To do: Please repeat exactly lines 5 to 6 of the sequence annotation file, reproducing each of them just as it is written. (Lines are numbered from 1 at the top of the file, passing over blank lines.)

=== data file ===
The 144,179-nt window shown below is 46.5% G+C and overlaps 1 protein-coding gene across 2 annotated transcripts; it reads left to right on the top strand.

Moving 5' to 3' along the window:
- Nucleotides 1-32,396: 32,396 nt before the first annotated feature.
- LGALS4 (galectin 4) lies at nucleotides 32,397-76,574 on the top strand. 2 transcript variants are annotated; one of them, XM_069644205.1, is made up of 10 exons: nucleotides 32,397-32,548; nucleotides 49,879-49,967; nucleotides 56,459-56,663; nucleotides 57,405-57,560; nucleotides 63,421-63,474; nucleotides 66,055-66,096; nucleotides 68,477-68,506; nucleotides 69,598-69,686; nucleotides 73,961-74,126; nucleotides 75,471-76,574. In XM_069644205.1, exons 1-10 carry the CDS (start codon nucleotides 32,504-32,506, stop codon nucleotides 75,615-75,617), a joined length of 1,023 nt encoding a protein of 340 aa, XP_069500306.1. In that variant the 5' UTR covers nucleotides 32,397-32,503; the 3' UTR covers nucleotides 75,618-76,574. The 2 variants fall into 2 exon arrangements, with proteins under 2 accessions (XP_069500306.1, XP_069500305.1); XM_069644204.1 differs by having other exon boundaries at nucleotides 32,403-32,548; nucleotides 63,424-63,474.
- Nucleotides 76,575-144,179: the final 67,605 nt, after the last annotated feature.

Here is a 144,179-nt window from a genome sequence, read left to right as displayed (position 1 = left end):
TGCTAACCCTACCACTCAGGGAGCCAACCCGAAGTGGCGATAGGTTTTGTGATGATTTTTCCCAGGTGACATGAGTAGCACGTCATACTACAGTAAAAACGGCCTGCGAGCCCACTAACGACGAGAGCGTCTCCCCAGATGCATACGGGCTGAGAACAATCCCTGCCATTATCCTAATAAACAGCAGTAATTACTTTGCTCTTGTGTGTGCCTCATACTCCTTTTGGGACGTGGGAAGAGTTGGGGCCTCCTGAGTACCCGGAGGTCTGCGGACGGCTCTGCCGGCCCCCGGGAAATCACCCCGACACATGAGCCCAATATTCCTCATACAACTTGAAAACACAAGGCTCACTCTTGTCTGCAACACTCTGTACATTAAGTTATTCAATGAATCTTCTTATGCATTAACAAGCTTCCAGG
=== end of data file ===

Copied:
- Nucleotides 76,575-144,179: the final 67,605 nt, after the last annotated feature.

Here is a 144,179-nt window from a genome sequence, read left to right as displayed (position 1 = left end):